Building file management into your technology pedagogy is important in ensuring these skills stick. If you start something new in the classroom, spend the last 5 minutes ensuring students save their work to the correct place. I suggest even setting a the name for the file. You can check out this past blog, which covers this topic a little more deeply.
It is important to model these expectations in your own emails to students. Good email etiquette is a valuable skill to develop in students and one that will continue to serve them into the future. It is worth spending a little time on it at the start of the school year.
This week, I am sharing some tips to help teachers start the year well with classroom technology. In this Blog, I share some advice about student passwords.
Single sign on (SSO) allows students to log into multiple platforms with the one set of credentials. This is usually a Microsoft or Google account and although it is becoming increasingly used, many schools will find they are not quite there yet. This usually means that students have a collection of passwords for the many different platforms they log into. Especially in the years of primary schooling, students will have a tough time remembering all their different passwords.
Letting the browser do the work
Google Chrome, Safari and Edge browsers both have the capability to remember passwords. Teaching your students how to create and edit the passwords their computers remember is a good skill to develop. While you are at it, teaching students to create internet favourites or bookmarks to the websites you will be using frequently during the school year is also a great time-saving idea. You could even create a splash page of links to your most frequently used websites yourself and have your students browers set to open that page whenever they open a new internet browser window.
Taking the time to teach students about managing their passwords, will save you headaches during the school year. You are also teaching students to be responsible for a lifetime of password management.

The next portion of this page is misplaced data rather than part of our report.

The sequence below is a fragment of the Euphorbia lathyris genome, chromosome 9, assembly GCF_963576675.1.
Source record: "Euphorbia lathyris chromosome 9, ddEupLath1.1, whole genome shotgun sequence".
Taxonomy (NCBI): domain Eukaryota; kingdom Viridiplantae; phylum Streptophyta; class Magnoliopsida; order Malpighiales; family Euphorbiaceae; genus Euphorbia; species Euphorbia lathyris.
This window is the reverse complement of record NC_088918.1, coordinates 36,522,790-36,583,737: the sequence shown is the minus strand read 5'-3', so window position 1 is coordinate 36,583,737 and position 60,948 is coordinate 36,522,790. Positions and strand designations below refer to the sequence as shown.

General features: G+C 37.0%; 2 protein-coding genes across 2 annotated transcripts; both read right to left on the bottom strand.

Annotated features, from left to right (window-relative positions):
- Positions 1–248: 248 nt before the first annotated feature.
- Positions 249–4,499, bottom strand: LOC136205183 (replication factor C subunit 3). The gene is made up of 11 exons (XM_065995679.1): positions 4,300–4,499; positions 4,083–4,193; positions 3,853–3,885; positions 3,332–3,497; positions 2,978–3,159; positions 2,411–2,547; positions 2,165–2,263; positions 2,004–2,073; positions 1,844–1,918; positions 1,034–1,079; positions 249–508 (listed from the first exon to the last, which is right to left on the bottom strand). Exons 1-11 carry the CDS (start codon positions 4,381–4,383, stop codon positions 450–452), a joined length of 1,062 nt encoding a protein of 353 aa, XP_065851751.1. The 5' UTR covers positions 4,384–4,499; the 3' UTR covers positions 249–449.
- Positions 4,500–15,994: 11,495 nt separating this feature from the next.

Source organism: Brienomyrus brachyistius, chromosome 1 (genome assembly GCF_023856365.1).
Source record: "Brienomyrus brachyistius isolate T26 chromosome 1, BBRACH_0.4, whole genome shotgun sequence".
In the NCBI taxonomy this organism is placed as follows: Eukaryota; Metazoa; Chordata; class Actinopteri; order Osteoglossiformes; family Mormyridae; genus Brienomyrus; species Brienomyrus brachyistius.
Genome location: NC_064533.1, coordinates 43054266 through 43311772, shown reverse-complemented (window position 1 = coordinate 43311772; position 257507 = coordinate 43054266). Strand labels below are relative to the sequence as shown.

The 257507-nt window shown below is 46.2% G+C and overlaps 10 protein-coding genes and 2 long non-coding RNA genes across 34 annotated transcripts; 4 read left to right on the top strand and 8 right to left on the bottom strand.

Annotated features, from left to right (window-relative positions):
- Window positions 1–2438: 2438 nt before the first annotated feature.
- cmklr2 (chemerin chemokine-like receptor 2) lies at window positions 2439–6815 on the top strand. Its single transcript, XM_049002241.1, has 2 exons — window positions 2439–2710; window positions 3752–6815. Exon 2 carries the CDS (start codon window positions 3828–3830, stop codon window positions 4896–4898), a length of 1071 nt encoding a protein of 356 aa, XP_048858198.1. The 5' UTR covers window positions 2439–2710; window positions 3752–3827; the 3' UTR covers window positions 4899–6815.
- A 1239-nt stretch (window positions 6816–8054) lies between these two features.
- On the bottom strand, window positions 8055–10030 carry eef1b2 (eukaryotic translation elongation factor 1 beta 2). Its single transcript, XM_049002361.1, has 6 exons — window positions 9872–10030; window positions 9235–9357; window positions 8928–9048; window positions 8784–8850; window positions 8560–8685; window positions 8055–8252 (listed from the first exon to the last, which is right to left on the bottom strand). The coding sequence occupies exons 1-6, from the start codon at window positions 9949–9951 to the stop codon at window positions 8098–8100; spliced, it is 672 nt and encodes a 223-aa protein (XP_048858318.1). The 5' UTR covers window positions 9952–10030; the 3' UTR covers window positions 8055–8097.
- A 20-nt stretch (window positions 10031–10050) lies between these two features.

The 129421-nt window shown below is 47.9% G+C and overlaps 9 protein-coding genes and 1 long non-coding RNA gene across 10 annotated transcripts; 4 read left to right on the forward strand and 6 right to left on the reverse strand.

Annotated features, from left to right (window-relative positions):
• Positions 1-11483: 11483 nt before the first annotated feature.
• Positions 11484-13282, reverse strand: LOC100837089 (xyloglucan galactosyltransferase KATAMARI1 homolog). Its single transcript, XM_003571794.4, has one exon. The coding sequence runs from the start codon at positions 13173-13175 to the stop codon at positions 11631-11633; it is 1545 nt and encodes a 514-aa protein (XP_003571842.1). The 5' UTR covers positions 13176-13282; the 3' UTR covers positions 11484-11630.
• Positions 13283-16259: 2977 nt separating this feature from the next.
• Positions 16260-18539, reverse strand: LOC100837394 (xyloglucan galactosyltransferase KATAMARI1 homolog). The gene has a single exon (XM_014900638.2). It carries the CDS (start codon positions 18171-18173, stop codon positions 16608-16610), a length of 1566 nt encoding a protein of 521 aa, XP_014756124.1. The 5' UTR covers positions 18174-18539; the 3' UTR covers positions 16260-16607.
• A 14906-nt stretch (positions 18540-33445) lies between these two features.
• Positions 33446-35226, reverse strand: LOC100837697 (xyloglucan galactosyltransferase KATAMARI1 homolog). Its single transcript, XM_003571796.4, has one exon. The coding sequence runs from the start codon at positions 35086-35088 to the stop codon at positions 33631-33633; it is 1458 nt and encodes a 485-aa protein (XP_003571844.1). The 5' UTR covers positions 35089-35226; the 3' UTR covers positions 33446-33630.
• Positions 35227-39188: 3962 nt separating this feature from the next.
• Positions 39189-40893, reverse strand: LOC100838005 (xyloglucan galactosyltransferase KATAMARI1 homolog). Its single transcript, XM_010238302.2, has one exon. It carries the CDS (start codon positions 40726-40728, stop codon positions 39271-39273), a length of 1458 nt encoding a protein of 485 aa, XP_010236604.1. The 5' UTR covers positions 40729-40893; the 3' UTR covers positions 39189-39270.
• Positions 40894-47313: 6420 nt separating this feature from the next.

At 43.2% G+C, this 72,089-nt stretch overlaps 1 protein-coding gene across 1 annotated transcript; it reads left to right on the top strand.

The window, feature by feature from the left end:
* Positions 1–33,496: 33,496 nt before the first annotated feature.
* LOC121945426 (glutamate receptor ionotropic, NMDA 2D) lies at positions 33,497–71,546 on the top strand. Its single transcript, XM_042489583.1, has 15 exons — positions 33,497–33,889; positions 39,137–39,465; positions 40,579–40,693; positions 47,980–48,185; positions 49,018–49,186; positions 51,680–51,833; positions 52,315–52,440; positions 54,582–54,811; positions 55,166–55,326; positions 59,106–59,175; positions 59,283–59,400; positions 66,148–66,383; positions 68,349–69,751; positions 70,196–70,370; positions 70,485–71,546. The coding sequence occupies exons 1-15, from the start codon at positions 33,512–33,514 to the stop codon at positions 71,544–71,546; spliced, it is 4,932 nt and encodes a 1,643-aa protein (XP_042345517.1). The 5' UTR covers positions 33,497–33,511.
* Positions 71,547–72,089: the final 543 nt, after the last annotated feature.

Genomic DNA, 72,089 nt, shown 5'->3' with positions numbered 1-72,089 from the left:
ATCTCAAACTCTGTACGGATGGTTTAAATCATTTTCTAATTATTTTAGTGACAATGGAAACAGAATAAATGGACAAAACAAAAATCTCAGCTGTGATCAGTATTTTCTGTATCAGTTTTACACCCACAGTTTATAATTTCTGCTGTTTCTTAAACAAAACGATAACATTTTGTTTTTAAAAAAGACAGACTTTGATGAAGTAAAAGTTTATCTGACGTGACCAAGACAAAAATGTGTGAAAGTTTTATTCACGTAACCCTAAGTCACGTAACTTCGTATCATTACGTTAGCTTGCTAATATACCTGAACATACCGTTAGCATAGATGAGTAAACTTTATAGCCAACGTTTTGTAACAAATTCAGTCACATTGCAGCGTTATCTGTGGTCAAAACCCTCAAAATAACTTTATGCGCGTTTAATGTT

Do you have some other suggestions? Please leave a comment below!
There is so much to get organised at the start of a school year. This week many teachers are creating resources, labelling, cleaning, organising furniture, planning units and making their classroom generally spectacular for their new classes this year. Amidst the tornado of activity, the management of classroom technology is easy to overlook. With so many schools adopting BYOD models or laptop schemes, teachers are increasingly required to manage 1:1 classrooms. For many teachers, this is not something they are used to considering. However, a little bit of prep and time spent at the start of the year will make 1:1 classroom life a lot easier as the year progresses.
This week, I will be sharing some tips to help teachers start the year well with classroom technology. In this Blog, I share some advice about storage.
"....as the children started arriving, I realised I had no place for their computers. They ended up in a pile on my reading table. Later that day, a child went to pull his laptop out of the pile and several computers slid off onto the floor. Two broken screens later, I wish I had given it some more thought..."
How do you invite children to go and get their computers? Sending the whole class at once will result in chaos and perhaps even end in broken devices. Send children in small groups to retrieve their device or designate classroom tech assistants to hand them out.
Consider creating a classroom charging station. No matter how much you remind students to bring a fully charged device to school, someone always forgets. Aging devices also don’t hold charge like they did when they were new. "Well, I guess you just cannot do this activity then" is not an acceptable way to handle this. As frustrating as it can be for a classroom teacher, punishments should never be at the expense of a student's learning. Technology is no longer an added extra in the classroom and is a legitimate learning tool. For continually forgetful students consider motivating them in other ways or allowing so many free charges per term. One fun idea I saw was a fuel card that the teacher punched. Students who didn’t go over their limit were rewarded at the end of the term.
"Punishments should never be at the expense of a student's learning."
Do you have any great ideas for technology storage in your classroom? Share in the comments below!
Read all about my thoughts on teaching in the 21st Century, my experiences with technology in the classroom, running a Maker Space, launching STEAM and Design Thinking with students, coding, robotics and much more!
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